Reply
  4. Susan Meredith

    I am a mum of a beautiful teenage girl and we both know how important it is to be fertile- not just for making babies but for our hormonal health- thanks to the wisdom & teaching of people like Nat Kringoudis. We are now on a mission to share this information with all the other beautiful girls & their mums’ in our lives. Can’t wait to read & share this sweet book with them!

    Reply
  5. Jo

    This book looks like a great tool for my parenting toolbox!

    As a mum and as a woman I want menstruation to be as ‘normal’and accepted by my daughters (& their children!) as I’m encouraging Breastfeeding to be.

    My 2 year old loves mummy’s nappies (cloth pads) and by using age apportiate laungage now I hope to take the scariness and dirtiness from the topic by them time they are experiencing it.

    Here’s to this book becoming a staple in ‘sex ed’ as ‘Where did I come from’!!

    Reply
  6. Jenna

    A lesson I’m only just learning myself, I’d love to share this story and philosophy with other women like me who have inherited bleeding disorders or other difficulties with menstruating.

    A lovely post Nat.

    Reply
  7. Judy

    Hi Nat, I have a 15 year old who copes easily with all things happening to her…. Her 12 year old sister, however, is terrified about getting her period, and no matter what I say I am having trouble alleviating her fears – I wonder if this book might help!

    Reply
  8. Jane Orr

    My beautiful daughter Courtney is almost eleven and we have talked about menstruation, but I know she is not happy about it. Having two older brothers, she keeps saying she wishes she was a boy! I would love to be able to ease her mind about it and this book sounds wonderful. Blessings, Jane Orr.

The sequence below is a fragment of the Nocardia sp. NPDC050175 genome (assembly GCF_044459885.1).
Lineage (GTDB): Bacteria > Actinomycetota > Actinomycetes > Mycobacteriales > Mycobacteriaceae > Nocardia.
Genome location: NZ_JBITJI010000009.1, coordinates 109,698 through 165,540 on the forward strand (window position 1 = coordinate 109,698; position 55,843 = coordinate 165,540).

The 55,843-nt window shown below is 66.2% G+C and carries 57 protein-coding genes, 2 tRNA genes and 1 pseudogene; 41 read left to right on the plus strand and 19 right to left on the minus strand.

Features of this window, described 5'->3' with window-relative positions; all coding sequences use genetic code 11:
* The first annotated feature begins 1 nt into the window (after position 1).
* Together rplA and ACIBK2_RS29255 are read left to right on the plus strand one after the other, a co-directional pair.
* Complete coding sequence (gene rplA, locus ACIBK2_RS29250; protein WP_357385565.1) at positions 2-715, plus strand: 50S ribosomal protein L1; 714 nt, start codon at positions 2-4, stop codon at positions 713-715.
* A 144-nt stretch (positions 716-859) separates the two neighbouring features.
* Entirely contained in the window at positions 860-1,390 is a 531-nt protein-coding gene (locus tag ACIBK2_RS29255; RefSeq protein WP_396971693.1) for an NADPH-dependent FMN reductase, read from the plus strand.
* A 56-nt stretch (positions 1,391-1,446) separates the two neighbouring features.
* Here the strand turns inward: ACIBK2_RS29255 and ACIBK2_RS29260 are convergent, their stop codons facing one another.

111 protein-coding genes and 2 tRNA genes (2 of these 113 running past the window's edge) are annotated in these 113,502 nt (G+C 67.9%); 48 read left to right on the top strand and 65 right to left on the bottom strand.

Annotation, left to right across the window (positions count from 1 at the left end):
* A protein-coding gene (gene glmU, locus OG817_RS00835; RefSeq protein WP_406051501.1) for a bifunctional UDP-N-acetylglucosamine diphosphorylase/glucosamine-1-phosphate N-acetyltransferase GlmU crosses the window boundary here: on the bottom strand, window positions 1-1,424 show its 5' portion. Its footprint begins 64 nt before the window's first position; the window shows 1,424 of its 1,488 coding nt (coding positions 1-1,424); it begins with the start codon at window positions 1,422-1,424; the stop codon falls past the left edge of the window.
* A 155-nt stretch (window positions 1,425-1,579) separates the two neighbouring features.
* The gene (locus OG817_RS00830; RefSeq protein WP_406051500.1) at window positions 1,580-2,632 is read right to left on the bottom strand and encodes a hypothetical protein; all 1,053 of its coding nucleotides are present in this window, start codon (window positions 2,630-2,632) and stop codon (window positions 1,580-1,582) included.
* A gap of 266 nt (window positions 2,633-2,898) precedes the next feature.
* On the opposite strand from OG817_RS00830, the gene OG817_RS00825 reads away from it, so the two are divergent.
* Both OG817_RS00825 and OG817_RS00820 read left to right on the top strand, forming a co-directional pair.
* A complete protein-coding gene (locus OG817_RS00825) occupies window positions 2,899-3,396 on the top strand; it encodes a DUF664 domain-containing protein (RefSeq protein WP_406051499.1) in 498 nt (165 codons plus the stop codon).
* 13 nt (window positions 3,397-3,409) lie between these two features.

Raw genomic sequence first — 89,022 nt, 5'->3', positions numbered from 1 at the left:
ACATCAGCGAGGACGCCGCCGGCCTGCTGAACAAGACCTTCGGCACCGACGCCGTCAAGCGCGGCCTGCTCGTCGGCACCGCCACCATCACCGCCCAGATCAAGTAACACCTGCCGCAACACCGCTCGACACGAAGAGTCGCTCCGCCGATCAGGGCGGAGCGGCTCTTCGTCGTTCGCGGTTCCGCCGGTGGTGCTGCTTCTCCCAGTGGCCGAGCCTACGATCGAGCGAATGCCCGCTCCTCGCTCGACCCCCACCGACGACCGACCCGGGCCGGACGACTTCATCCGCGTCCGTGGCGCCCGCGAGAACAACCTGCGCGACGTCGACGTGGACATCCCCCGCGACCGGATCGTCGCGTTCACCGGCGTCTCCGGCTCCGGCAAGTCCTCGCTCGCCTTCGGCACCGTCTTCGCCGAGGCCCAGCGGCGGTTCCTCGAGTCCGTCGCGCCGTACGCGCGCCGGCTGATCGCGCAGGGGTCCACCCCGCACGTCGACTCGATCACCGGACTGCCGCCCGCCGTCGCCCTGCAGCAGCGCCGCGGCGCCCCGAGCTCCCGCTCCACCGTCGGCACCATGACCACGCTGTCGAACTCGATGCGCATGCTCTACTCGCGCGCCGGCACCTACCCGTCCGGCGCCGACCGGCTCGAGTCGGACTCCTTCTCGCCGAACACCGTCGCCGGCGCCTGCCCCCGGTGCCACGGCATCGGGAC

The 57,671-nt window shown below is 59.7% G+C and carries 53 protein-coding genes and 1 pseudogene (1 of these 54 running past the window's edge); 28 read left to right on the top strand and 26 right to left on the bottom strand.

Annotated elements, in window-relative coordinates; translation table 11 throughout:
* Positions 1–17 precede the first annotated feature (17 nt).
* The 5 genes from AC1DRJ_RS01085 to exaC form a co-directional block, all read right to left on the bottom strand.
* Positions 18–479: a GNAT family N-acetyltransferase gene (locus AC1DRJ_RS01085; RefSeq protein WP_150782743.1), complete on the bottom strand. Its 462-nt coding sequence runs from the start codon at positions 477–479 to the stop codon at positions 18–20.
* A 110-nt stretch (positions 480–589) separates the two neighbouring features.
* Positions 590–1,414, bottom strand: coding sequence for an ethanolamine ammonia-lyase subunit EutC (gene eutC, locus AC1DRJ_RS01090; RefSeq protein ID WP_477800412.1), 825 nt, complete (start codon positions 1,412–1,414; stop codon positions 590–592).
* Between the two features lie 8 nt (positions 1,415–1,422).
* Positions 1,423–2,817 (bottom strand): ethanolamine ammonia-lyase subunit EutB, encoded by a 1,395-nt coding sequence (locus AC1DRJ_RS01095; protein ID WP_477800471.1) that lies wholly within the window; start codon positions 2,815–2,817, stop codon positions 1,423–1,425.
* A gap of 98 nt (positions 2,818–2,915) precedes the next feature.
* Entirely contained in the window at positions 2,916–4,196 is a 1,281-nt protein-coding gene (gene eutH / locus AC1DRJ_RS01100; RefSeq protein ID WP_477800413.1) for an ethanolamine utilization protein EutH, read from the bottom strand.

Reply
  9. Lee Ann Murray

    As a student midwife, mother of three girls, and founder of a non-profit advocating for women’s childbirth rights, it is my fundamental belief that changing the fear based birth culture in our country begins with giving power and confidence back to women. Do you know when that starts? During the formative years of childhood – especially during this beautiful transition from child to woman. I would love to win a copy to share with my daughters, clients, contacts, and school groups. How amazing would it be to have a self love class for our young girls!!! I’m feeling inspired today! Thank you for the opportunity to receive a copy!

    Reply
  10. Brooke

    I would love to win this book to share with my almost 10yr old daughter and any future daughters I may have. As much as we try to normalise menstruation and being a female in our house it would be great to have something to show our daughter that it isn’t a taboo subject amongst others.

    Reply
  11. Nicole smith

    I would love to win this book. I have two girls who have not reached punditry yet and when the time comes I would like to be able to give them the book and sit down with them to discuss any questions they may have.

    Reply
  12. Emma Ribbans

    I would love to provide my daughter with factual information presented in a format that she loves – a book! I think this is also a non-threatening way for my husband to have open communication with his daughter about menstruation. This book will also be a useful tool to teach our young son (once he is old enough to understand) about the female body so that he can be respectful & understanding of girls!

    Reply
  13. jade vogler

    This sort of thing excites me and pleases me. Being a mother of 2 young girls, it amazes me that we are not taught by anyone or anything about OUR BODIES! I want my girls and all little girls to grow up knowing exactly how their bodies work and are meant to work.

    It amazes me that schools will provide sex education from year 5, and yet there is never any allocation for what i would call ‘Your Body Education’! With resources & people like this and you, i hope to be able to continue to help other women and their daughters. xx

    Reply
  14. Kylie Valentine